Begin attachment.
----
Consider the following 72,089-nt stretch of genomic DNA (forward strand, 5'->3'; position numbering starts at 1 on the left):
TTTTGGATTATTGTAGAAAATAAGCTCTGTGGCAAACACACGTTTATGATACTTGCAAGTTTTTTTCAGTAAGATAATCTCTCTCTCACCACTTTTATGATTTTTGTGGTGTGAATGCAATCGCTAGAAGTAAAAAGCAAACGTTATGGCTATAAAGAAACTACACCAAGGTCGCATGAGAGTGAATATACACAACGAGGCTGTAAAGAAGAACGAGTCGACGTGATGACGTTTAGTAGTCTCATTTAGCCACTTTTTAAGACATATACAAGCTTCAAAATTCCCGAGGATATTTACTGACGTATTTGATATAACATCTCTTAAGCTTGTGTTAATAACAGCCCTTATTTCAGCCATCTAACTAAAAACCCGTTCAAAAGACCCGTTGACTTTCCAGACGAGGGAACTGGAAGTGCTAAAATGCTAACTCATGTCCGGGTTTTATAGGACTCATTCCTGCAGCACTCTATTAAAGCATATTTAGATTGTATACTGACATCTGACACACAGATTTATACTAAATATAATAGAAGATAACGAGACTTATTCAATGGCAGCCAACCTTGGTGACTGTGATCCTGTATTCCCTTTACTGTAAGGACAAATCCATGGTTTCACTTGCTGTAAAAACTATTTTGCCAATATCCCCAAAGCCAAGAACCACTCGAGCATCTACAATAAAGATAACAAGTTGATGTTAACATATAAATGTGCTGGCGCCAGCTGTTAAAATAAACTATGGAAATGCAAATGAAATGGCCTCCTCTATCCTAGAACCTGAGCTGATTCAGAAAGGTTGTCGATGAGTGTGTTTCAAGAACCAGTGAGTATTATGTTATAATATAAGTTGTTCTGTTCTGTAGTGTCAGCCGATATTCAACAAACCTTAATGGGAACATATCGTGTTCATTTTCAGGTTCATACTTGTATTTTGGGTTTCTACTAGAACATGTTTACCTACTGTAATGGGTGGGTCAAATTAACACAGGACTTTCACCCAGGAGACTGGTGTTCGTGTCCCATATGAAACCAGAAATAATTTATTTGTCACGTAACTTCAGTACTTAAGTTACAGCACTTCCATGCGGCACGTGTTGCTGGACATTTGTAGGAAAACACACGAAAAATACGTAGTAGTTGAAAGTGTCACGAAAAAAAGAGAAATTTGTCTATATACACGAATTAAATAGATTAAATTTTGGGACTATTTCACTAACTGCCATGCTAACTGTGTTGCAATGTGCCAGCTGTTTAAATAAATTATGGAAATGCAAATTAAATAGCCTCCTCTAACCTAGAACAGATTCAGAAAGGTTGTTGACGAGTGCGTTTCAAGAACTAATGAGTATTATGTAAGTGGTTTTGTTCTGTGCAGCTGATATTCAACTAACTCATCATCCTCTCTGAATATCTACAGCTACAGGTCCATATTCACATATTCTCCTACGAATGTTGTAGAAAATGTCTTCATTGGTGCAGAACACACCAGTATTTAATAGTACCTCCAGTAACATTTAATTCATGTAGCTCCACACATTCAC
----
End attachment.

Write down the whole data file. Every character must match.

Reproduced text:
Consider the following 72,089-nt stretch of genomic DNA (forward strand, 5'->3'; position numbering starts at 1 on the left):
TTTTGGATTATTGTAGAAAATAAGCTCTGTGGCAAACACACGTTTATGATACTTGCAAGTTTTTTTCAGTAAGATAATCTCTCTCTCACCACTTTTATGATTTTTGTGGTGTGAATGCAATCGCTAGAAGTAAAAAGCAAACGTTATGGCTATAAAGAAACTACACCAAGGTCGCATGAGAGTGAATATACACAACGAGGCTGTAAAGAAGAACGAGTCGACGTGATGACGTTTAGTAGTCTCATTTAGCCACTTTTTAAGACATATACAAGCTTCAAAATTCCCGAGGATATTTACTGACGTATTTGATATAACATCTCTTAAGCTTGTGTTAATAACAGCCCTTATTTCAGCCATCTAACTAAAAACCCGTTCAAAAGACCCGTTGACTTTCCAGACGAGGGAACTGGAAGTGCTAAAATGCTAACTCATGTCCGGGTTTTATAGGACTCATTCCTGCAGCACTCTATTAAAGCATATTTAGATTGTATACTGACATCTGACACACAGATTTATACTAAATATAATAGAAGATAACGAGACTTATTCAATGGCAGCCAACCTTGGTGACTGTGATCCTGTATTCCCTTTACTGTAAGGACAAATCCATGGTTTCACTTGCTGTAAAAACTATTTTGCCAATATCCCCAAAGCCAAGAACCACTCGAGCATCTACAATAAAGATAACAAGTTGATGTTAACATATAAATGTGCTGGCGCCAGCTGTTAAAATAAACTATGGAAATGCAAATGAAATGGCCTCCTCTATCCTAGAACCTGAGCTGATTCAGAAAGGTTGTCGATGAGTGTGTTTCAAGAACCAGTGAGTATTATGTTATAATATAAGTTGTTCTGTTCTGTAGTGTCAGCCGATATTCAACAAACCTTAATGGGAACATATCGTGTTCATTTTCAGGTTCATACTTGTATTTTGGGTTTCTACTAGAACATGTTTACCTACTGTAATGGGTGGGTCAAATTAACACAGGACTTTCACCCAGGAGACTGGTGTTCGTGTCCCATATGAAACCAGAAATAATTTATTTGTCACGTAACTTCAGTACTTAAGTTACAGCACTTCCATGCGGCACGTGTTGCTGGACATTTGTAGGAAAACACACGAAAAATACGTAGTAGTTGAAAGTGTCACGAAAAAAAGAGAAATTTGTCTATATACACGAATTAAATAGATTAAATTTTGGGACTATTTCACTAACTGCCATGCTAACTGTGTTGCAATGTGCCAGCTGTTTAAATAAATTATGGAAATGCAAATTAAATAGCCTCCTCTAACCTAGAACAGATTCAGAAAGGTTGTTGACGAGTGCGTTTCAAGAACTAATGAGTATTATGTAAGTGGTTTTGTTCTGTGCAGCTGATATTCAACTAACTCATCATCCTCTCTGAATATCTACAGCTACAGGTCCATATTCACATATTCTCCTACGAATGTTGTAGAAAATGTCTTCATTGGTGCAGAACACACCAGTATTTAATAGTACCTCCAGTAACATTTAATTCATGTAGCTCCACACATTCAC